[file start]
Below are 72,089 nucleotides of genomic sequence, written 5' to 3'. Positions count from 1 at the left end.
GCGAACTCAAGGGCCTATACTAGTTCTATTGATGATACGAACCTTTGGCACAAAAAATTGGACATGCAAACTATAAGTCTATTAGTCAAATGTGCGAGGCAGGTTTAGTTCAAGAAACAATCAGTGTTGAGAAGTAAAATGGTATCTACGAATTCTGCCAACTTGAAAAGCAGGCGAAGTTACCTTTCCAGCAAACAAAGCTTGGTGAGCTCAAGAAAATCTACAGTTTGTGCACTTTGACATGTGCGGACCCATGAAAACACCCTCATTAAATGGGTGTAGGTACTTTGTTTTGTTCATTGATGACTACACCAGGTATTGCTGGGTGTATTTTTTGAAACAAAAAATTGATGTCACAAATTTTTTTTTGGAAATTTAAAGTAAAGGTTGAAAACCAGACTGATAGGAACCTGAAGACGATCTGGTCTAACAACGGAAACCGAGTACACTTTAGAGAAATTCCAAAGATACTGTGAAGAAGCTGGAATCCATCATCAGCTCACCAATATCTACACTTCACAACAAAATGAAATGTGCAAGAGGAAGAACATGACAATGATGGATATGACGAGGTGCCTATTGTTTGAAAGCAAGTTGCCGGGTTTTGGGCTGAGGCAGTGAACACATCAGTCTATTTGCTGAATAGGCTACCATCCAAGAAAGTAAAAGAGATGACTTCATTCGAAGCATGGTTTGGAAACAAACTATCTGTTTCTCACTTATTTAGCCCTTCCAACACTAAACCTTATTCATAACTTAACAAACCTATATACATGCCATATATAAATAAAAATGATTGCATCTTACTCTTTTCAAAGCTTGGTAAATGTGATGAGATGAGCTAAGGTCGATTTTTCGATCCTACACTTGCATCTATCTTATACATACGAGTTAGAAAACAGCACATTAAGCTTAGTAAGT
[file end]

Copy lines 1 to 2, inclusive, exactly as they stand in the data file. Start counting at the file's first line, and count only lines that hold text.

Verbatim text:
Below are 72,089 nucleotides of genomic sequence, written 5' to 3'. Positions count from 1 at the left end.
GCGAACTCAAGGGCCTATACTAGTTCTATTGATGATACGAACCTTTGGCACAAAAAATTGGACATGCAAACTATAAGTCTATTAGTCAAATGTGCGAGGCAGGTTTAGTTCAAGAAACAATCAGTGTTGAGAAGTAAAATGGTATCTACGAATTCTGCCAACTTGAAAAGCAGGCGAAGTTACCTTTCCAGCAAACAAAGCTTGGTGAGCTCAAGAAAATCTACAGTTTGTGCACTTTGACATGTGCGGACCCATGAAAACACCCTCATTAAATGGGTGTAGGTACTTTGTTTTGTTCATTGATGACTACACCAGGTATTGCTGGGTGTATTTTTTGAAACAAAAAATTGATGTCACAAATTTTTTTTTGGAAATTTAAAGTAAAGGTTGAAAACCAGACTGATAGGAACCTGAAGACGATCTGGTCTAACAACGGAAACCGAGTACACTTTAGAGAAATTCCAAAGATACTGTGAAGAAGCTGGAATCCATCATCAGCTCACCAATATCTACACTTCACAACAAAATGAAATGTGCAAGAGGAAGAACATGACAATGATGGATATGACGAGGTGCCTATTGTTTGAAAGCAAGTTGCCGGGTTTTGGGCTGAGGCAGTGAACACATCAGTCTATTTGCTGAATAGGCTACCATCCAAGAAAGTAAAAGAGATGACTTCATTCGAAGCATGGTTTGGAAACAAACTATCTGTTTCTCACTTATTTAGCCCTTCCAACACTAAACCTTATTCATAACTTAACAAACCTATATACATGCCATATATAAATAAAAATGATTGCATCTTACTCTTTTCAAAGCTTGGTAAATGTGATGAGATGAGCTAAGGTCGATTTTTCGATCCTACACTTGCATCTATCTTATACATACGAGTTAGAAAACAGCACATTAAGCTTAGTAAGT